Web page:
During World War I there was great pressure to unite the Southern Slavs of Europe--the Serbs, Croats, and Slovenes, and form a nation whose slogan would be "Brotherhood and Unity." Ideologically this may have seemed appropriate since all are descendants of Slavs who settled the southeastern region of Europe and are therefore regarded as an immediate ethnic family. However, that is the extent of the similarities between these three groups of people. There is no one universal language or religion that they share. Serbians are Eastern Orthodox, while Croatians and Slovenians are strict Roman Catholics. Serbians use both the Cyrillic and Latin alphabet, where as Croatians employ only the latter. The Slovenian language, although Slavic, is quite different from both Serbian and Croatian. Even Serbo-Croatian, as it is often called, has so many varied dialects that native Serbs and Croats have difficulty deciphering it when people of a different region speak it. Despite these vital differences, many intellectuals and politicians strongly advocated the formation of a new kingdom which would unite the south Slavs.
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In 1914, the Serbian government stated that, "the struggle for the liberation and unification of all our captive brethren Serbs, Croats, and Slovenes" (Nish Declaration December 7, 1914) would be one of its chief war aims. This marked an important first step on the road towards South Slav unification. As the result of several rapid developments, hasty decisions, and outside pressures, this bumpy road quickly came to an end on December 1, 1918, when the Kingdom of the Serbs, Croats, and Slovenes was founded.
Despite early speculation in 1914 and 1915 regarding the formation of a kingdom for "the three-named people," decisive action did not begin until 1917. It was as a result of strained relations and increased tensions between the Serbian government and the Yugoslav committee, coupled with outside political pressures, that a meeting was scheduled on the Greek island of Corfu. The purpose was to discuss the problems relating to the formation of this new kingdom in hopes of reaching an agreement.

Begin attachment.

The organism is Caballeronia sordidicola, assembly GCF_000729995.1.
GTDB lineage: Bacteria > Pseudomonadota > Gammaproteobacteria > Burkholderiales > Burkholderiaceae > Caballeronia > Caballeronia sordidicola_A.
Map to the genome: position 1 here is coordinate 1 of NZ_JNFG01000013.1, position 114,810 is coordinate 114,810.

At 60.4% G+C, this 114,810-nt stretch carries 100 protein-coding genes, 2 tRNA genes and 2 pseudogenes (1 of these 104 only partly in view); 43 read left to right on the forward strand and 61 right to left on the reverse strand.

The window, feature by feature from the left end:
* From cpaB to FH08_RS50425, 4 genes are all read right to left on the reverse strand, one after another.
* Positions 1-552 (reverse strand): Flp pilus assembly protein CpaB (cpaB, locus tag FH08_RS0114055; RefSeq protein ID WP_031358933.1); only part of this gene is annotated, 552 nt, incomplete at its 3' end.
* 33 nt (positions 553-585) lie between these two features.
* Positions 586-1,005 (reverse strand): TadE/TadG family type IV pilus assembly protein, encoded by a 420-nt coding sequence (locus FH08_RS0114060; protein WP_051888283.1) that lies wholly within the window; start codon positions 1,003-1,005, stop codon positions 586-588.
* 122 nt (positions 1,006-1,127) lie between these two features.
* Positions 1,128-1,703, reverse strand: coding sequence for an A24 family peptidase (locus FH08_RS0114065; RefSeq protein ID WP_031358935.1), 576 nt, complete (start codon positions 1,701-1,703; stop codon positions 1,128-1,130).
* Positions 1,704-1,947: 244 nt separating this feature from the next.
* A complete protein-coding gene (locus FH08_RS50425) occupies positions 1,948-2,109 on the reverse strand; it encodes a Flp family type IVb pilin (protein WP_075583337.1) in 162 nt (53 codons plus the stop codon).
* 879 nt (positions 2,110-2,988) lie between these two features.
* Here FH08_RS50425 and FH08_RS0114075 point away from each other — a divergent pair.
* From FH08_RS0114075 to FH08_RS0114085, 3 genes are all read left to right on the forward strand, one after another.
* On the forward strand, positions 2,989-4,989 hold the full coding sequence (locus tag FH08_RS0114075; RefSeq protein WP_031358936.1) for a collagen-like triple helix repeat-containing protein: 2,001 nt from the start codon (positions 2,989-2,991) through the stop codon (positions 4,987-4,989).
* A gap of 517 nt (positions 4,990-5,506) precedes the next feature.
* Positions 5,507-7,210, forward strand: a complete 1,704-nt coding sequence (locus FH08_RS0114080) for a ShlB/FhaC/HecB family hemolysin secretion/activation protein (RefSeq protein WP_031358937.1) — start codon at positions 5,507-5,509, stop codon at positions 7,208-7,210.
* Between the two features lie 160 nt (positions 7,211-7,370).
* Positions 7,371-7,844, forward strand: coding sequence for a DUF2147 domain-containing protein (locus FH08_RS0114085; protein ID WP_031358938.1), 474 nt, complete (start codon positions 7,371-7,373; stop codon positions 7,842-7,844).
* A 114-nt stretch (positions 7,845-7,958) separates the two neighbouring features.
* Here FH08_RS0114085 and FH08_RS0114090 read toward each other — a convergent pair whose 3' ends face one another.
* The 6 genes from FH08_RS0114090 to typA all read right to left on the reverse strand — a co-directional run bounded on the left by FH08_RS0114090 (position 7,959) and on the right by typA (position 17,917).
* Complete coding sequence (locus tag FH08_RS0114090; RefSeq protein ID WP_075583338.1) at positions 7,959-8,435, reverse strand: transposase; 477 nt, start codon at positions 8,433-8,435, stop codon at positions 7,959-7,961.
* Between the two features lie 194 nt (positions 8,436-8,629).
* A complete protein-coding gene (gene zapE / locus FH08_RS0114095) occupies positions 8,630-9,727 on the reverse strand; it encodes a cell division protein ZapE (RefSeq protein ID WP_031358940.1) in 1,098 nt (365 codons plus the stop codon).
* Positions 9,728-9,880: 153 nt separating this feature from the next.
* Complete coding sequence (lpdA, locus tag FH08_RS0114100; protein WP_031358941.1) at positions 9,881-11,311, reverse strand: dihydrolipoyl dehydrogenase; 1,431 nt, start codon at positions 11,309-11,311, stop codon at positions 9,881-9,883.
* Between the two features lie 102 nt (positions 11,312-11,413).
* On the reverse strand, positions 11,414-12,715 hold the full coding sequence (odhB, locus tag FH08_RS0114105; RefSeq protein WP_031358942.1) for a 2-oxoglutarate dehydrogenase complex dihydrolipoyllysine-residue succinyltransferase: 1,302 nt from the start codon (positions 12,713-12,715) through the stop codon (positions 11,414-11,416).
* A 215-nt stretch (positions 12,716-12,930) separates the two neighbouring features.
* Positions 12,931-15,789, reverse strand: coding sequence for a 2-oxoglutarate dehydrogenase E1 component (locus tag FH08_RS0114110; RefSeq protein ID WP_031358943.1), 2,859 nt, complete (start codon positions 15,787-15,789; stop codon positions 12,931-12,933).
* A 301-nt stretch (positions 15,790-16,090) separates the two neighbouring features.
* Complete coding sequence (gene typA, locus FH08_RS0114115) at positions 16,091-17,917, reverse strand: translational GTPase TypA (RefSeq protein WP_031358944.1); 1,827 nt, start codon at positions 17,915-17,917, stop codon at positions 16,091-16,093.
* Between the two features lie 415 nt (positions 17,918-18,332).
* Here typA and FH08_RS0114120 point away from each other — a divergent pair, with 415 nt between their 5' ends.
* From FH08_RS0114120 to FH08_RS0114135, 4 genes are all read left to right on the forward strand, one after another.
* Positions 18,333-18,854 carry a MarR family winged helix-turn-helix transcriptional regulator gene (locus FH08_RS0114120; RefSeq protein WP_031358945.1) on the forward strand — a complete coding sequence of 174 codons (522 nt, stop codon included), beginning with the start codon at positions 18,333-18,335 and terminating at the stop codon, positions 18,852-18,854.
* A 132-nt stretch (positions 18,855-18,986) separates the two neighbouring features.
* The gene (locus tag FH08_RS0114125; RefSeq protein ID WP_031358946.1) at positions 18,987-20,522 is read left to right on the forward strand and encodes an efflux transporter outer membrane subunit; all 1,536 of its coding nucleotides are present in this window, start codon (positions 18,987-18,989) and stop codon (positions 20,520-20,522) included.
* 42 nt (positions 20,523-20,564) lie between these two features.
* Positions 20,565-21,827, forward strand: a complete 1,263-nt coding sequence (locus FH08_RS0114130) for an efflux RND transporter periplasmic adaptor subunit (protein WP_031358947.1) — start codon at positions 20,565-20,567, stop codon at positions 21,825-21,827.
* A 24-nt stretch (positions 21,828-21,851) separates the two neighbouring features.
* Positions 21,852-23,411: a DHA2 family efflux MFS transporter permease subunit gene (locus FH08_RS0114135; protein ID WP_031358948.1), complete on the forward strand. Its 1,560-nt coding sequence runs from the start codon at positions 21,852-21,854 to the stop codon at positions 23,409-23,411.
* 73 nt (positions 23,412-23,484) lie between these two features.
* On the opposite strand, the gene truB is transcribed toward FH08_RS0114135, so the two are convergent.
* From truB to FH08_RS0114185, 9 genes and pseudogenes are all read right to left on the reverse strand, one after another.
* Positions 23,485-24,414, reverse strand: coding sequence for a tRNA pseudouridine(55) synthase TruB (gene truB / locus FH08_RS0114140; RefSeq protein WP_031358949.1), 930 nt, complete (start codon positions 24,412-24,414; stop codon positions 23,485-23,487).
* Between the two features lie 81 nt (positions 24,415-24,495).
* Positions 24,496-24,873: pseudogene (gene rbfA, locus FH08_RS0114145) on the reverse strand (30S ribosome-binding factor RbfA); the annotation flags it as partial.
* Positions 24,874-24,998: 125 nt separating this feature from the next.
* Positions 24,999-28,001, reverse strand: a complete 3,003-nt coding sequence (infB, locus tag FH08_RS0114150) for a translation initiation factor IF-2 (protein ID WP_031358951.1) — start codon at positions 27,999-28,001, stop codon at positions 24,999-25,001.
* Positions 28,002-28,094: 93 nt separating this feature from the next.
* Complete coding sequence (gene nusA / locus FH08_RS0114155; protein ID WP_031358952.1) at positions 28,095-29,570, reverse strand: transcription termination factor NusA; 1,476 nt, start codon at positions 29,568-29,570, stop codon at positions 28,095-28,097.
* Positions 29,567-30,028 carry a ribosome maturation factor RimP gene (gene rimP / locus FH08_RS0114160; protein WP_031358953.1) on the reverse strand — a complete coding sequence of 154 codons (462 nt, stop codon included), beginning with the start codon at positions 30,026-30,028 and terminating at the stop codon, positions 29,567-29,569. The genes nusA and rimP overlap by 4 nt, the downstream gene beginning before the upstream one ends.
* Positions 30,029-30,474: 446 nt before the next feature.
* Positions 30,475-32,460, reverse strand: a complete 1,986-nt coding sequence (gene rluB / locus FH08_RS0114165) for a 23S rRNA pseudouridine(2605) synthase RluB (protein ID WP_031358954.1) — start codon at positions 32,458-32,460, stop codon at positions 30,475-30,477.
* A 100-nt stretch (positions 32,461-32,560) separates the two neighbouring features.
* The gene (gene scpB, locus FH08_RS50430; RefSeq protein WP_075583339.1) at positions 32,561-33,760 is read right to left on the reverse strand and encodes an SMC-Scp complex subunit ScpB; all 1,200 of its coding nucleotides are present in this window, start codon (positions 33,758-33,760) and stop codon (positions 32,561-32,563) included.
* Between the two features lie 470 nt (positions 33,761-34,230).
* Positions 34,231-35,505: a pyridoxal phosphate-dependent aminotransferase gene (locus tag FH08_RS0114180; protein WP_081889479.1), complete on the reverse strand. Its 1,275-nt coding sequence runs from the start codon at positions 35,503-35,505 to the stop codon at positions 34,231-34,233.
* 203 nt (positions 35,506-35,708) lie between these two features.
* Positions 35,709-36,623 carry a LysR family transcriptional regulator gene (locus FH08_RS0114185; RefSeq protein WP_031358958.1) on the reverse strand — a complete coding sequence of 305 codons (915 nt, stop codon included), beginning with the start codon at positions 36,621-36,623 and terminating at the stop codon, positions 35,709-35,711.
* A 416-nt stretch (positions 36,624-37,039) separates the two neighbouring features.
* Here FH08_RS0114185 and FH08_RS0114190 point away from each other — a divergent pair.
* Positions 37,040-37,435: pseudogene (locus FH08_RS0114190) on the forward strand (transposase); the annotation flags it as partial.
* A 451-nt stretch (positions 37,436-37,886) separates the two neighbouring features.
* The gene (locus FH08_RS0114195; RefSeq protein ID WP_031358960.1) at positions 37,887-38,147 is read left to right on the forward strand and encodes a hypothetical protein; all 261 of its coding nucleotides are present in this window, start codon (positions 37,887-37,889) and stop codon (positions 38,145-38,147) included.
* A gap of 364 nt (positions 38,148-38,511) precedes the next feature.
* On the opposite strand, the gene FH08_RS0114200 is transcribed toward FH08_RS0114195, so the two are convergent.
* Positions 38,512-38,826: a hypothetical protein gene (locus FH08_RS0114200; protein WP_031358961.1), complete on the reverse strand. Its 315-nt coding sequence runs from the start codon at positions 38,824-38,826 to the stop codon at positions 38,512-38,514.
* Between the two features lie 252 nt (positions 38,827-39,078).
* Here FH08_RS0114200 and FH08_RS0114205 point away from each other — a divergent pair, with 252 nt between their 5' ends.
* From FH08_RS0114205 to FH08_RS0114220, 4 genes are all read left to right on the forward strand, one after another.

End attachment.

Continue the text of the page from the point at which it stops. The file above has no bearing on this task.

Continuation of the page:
These talks resulted in the Corfu Declaration of July 20, 1917, which outlined the basic structure of the future South Slav state. Both the Serbian government, under the premiership of Nikola Pasich, and the Yugoslav Committee members, under their president Ante Trumbich, agreed to the following terms: 1) the country was to be a parliamentary monarchy under the Serb Karadjordjevic dynasty, 2) some local autonomy based on social and economic conditions was to be worked out and 3) constituent assembly was to adopt a constitution by a numerically qualified majority. However, there was a major problem with the Corfu Declaration-- it was based on the assumption that the Serbs, Croats, and Slovenes were one people with one common goal.
The Corfu Declaration was merely the starting point of the domino effect which would result in the swift creation of a united Slavic state. This Declaration was followed by President Wilson's Fourteen Points on January 8, 1918. President Wilson's speech, points ten and eleven in particular, confirmed Serbia's high international prestige and its good standing among the Allies. Furthermore, Serbia was offered most of Slavonia and almost half of Dalmatia. Croatia and Slovenia on the other hand, found themselves in a no-win situation. They were disliked by the Allies for their alliance with the Central powers and as a result Italy had been promised vast amounts of Croatian and Slovenian land. Therefore, their only alternative was to become strong advocates of the new kingdom. Although they each wanted their own independent nation, at least this union would allow them to salvage some of their land that would otherwise be distributed to the Italians. At the same time, the Croatians and Slovenians could prosper from their alliance with the prestigious and highly regarded Serbs.
Soon after this, pressure began to mount. By November 26, 1918, Vojvodina and Montenegro had announced their union with Serbia. Both Bosnia-Herzegovina and Dalmatia gave the National Council in Zagreb, Croatia an ultimatum: reach a decision within five days or they, too, would join Serbia. The National Council found itself in a very arduous situation-- it had no real control over Croatia and Slovenia, troops in Croatia were becoming restless and Italian troops were quickly occupying the Croatian and Slovenian lands which the Allies had promised them. Left with no other viable option, the National Council agreed to a meeting in Belgrade, on November 28, to discuss a union with Serbia. By December 1, 1918, the Kingdom of Serbs, Croats, and Slovenes was formed, with Prince Regent Aleksandar Karadjordjevic named as its sovereign.